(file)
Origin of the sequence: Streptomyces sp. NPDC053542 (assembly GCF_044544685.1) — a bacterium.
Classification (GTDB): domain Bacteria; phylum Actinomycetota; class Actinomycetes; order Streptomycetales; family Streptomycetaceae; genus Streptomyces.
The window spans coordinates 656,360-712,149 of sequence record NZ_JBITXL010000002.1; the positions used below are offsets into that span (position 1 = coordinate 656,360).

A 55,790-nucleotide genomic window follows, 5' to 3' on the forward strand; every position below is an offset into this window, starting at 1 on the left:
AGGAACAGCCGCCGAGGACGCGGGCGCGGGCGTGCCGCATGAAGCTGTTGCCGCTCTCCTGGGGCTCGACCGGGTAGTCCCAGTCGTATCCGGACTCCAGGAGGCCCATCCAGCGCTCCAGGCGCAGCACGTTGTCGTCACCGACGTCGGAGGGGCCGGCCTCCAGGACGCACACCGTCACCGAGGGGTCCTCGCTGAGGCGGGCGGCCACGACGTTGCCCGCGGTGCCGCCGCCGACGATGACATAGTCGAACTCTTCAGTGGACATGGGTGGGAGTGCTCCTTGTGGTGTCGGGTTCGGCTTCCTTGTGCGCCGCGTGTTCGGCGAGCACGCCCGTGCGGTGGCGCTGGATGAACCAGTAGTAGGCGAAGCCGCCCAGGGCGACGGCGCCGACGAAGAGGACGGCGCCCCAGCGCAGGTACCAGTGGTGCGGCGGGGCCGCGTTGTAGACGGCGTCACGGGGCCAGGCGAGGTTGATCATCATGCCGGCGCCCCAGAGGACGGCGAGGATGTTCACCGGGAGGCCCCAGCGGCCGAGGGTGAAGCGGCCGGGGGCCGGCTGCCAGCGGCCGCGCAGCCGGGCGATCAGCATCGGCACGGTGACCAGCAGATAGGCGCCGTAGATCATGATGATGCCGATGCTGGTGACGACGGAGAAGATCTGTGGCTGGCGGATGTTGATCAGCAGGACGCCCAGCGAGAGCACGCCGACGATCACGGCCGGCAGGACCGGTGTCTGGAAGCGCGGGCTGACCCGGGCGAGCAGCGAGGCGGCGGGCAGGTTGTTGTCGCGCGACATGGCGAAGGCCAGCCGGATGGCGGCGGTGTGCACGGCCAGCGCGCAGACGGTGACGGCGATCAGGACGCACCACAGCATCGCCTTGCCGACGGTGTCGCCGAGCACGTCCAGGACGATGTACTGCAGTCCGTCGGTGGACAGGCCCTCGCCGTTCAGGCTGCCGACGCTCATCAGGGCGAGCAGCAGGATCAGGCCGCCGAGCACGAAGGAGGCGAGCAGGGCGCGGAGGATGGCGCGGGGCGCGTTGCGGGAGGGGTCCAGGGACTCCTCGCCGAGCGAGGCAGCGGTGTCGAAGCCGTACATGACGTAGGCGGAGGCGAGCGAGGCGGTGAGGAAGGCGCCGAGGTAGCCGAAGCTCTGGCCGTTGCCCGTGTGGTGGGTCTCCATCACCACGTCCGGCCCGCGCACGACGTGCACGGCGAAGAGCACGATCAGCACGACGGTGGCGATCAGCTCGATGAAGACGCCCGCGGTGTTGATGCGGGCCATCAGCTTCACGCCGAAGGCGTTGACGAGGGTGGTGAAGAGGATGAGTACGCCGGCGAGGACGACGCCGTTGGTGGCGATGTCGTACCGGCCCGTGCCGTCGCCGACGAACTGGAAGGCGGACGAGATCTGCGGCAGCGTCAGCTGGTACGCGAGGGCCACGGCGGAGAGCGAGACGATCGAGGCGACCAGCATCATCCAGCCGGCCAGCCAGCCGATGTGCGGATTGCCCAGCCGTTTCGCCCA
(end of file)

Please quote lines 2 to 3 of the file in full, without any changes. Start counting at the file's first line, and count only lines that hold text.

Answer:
Classification (GTDB): domain Bacteria; phylum Actinomycetota; class Actinomycetes; order Streptomycetales; family Streptomycetaceae; genus Streptomyces.
The window spans coordinates 656,360-712,149 of sequence record NZ_JBITXL010000002.1; the positions used below are offsets into that span (position 1 = coordinate 656,360).